Effects of Sex, Sexual Orientation, Infidelity Expectations, and Love on Distress related to Emotional and Sexual Infidelity

Journal of Marital and Family Therapy (Impact Factor: 1.01). 07/2014; 40(1). DOI: 10.1111/j.1752-0606.2012.00331.x

ABSTRACT The purpose of this study was to investigate the influence of participant sex, sexual orientation, infidelity expectations, and love on emotional responses to emotional and sexual infidelity. Participants (72 lesbian women, 114 heterosexual women, 53 gay men, and 57 heterosexual men) completed a demographic form, continuous emotion ratings in response to hypothetical infidelity scenarios, the Infidelity Expectations Questionnaire (IEQ), and the Triangular Love Scale. Sex, sexual orientation, and commitment and intimacy among partners were significant predictors of various emotional responses to sexual and emotional infidelity. Alternatively, passion among partners and expectations about a partner's likelihood of committing infidelity were not significant predictors of emotional reactions to infidelity. Across participants, sexual infidelity elicited more distressing feelings than emotional infidelity. Group differences were also found, with women responding with stronger emotions to emotional and sexual infidelity than men, and heterosexuals rating emotional and sexual infidelity as more emotionally distressing than lesbian and gay individuals. Sex and sexual orientation differences emerged regarding the degree to which specific emotions were reported in response to sexual and emotional infidelity. Clinical implications are offered, including how mental health professionals might use these findings to help clients cope with the negative effects of infidelity on romantic relationships.

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    • "KEYWORDS contextual therapy, infidelity, loyalty, relational ethics, trust INTRODUCTION It is estimated that between 20% and 40% of American married couples experience infidelity at some point during the relationship (Marín, Christensen, & Atkins, 2014). Couples who experience infidelity typically report high levels of distress, regardless of whether the infidelity is sexual or emotional in nature (Leeker & Carlozzi, 2014). As infidelity has more frequently been cited as a presenting problem in couple therapy, it has become a common topic of research. "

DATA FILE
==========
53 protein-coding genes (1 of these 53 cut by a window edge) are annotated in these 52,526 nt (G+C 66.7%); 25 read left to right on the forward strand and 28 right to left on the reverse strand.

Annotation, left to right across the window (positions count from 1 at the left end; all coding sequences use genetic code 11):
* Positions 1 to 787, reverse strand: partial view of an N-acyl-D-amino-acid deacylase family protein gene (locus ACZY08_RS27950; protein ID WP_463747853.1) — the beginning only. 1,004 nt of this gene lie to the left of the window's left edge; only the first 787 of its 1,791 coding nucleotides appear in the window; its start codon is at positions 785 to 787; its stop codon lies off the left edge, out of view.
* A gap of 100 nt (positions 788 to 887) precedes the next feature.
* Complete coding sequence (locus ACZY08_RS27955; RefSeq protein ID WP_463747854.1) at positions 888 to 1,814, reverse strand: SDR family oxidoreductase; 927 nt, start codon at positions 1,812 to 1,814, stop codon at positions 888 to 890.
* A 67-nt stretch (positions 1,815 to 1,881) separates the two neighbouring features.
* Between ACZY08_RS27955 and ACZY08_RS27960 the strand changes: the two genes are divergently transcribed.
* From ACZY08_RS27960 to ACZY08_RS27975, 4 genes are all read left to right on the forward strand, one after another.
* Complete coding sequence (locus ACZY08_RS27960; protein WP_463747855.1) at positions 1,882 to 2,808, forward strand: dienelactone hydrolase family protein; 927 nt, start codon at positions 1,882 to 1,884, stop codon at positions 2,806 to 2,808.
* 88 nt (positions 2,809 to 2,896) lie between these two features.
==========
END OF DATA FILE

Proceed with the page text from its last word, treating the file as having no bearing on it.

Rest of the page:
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    ABSTRACT: This study used the lens of contextual therapy to explore the influence of parental infidelity on adult children's perceptions of relational ethics in their relationship with their partners. A predominantly female sample (N = 411) completed a survey about trust, fairness, and loyalty within their current romantic relationship. Results showed a significant relationship between fathers’ infidelity and lower levels of horizontal relational ethics, and participants’ own participation in infidelity partially mediated the relationship between fathers’ infidelity and horizontal relational ethics. The relationship between mothers’ infidelity and relational ethics was not significant. Recommendations for clinical practice and future research are discussed.
    Journal of Couple & Relationship Therapy 07/2015; DOI:10.1080/15332691.2014.998848


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